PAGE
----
The coronavirus infection rate among adolescents between the ages of 12 and 17 is "approximately double" that of younger children, according to a new study from the U.S. Centers for Disease Control and Prevention.
The study, published in the CDC's Morbidity and Mortality Weekly Report on Monday, analyzed 277,285 confirmed Covid-19 cases in school-aged children in the U.S. between March and mid-September. Researchers found the average weekly incidence of Covid-19 in adolescents to be roughly 37 cases per 100,000 children.
That's "approximately twice" the rate in younger kids between the ages of 5 and 12, which reported an incidence of 19 cases per 100,000 children.
Of the more than 277,200 observed cases researchers studied, 37% were in were in children ages 5 to 11 and 63% were in the older age group.
"Although mortality and hospitalization in school-aged children was low, Hispanic ethnicity, Black race, and underlying conditions were more commonly reported among children who were hospitalized or admitted to an ICU," researchers wrote in the study.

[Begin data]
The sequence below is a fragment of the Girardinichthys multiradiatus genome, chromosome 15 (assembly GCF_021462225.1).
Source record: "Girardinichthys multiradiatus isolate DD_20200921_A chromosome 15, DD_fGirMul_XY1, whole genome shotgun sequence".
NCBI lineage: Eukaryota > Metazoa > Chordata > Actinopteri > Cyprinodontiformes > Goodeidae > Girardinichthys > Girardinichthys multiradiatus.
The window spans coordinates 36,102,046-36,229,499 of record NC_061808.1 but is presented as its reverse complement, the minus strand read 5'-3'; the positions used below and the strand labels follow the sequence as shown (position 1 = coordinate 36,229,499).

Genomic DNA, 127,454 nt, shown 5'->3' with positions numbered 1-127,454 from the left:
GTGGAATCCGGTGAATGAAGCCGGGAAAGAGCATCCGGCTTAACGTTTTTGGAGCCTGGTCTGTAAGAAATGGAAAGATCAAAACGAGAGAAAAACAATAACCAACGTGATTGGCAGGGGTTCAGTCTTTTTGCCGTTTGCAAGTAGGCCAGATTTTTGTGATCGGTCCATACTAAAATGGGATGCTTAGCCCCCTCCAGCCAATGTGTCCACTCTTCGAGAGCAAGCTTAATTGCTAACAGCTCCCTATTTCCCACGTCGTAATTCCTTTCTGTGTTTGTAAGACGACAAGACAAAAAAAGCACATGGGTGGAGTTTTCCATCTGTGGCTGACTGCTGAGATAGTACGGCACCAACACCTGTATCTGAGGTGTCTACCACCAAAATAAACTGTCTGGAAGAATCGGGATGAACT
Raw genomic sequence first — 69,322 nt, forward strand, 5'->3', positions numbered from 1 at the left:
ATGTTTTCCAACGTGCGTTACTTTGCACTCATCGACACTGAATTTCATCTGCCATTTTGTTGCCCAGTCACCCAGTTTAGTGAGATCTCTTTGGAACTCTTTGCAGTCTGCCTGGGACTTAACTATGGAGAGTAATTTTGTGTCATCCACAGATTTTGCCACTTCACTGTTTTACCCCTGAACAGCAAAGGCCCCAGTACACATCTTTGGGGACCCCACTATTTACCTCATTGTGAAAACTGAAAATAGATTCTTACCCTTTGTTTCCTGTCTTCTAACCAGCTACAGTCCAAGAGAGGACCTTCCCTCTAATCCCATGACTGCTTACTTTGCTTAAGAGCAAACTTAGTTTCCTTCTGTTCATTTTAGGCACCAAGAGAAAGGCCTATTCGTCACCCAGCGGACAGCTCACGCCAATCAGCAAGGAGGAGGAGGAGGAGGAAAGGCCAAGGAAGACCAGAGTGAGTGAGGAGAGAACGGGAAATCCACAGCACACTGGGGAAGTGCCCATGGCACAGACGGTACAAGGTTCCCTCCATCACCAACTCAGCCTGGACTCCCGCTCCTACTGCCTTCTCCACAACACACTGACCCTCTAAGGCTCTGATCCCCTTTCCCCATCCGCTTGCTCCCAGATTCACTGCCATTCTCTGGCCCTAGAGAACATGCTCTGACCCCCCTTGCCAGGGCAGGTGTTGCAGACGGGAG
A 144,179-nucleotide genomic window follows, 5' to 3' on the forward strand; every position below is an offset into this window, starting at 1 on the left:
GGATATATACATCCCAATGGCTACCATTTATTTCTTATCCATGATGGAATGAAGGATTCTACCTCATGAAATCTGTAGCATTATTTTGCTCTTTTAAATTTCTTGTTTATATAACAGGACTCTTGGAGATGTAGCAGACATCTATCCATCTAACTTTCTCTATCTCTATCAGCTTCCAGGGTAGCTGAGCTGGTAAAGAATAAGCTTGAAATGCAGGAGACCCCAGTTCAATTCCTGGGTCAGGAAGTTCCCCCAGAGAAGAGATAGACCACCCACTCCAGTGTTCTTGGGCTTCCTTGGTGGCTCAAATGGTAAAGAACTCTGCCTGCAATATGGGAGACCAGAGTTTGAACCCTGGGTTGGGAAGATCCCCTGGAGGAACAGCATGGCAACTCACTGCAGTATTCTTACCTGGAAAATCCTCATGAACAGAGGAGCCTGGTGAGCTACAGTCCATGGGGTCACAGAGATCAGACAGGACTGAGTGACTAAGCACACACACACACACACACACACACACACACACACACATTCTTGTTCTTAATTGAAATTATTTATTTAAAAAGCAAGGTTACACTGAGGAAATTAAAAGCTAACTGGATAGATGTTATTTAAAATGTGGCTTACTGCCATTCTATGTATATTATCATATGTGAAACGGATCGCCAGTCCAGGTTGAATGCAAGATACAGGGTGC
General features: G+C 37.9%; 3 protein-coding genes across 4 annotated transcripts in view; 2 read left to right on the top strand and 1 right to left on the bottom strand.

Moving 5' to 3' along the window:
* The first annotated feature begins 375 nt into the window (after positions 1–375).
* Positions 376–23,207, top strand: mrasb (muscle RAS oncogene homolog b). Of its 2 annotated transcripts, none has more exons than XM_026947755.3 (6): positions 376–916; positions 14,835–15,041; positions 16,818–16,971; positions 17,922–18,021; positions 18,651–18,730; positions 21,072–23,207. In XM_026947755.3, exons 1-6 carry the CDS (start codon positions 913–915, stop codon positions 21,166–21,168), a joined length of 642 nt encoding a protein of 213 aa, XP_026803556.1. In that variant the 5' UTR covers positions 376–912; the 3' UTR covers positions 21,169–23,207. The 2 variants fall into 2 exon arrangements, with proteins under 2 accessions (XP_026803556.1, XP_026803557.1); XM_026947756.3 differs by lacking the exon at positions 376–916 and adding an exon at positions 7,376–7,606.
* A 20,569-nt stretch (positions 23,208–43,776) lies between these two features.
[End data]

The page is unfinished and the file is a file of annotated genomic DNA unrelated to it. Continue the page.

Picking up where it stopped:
Covid-19 incidence increased "approximately threefold" among people under the age of 19 since May, suggesting they "might be playing an increasingly important role in community transmission," the study said.
Health experts have previously said that young children can still spread the coronavirus even though they're less likely to fall seriously ill from the disease compared with older adults. However, less is known about the incidence — or the occurrence of Covid-19 infection — among school-aged children, researchers noted in the CDC study.
The study may underestimate the actual incidence of disease in school-age children because testing was frequently prioritized for people who displayed symptoms and asymptomatic infection in children is common, the researchers noted.
"It is important for schools and communities to monitor multiple indicators of Covid-19 among school-aged children and layer prevention strategies to reduce Covid-19 disease risk for students, teachers, school staff, and families," the researchers wrote.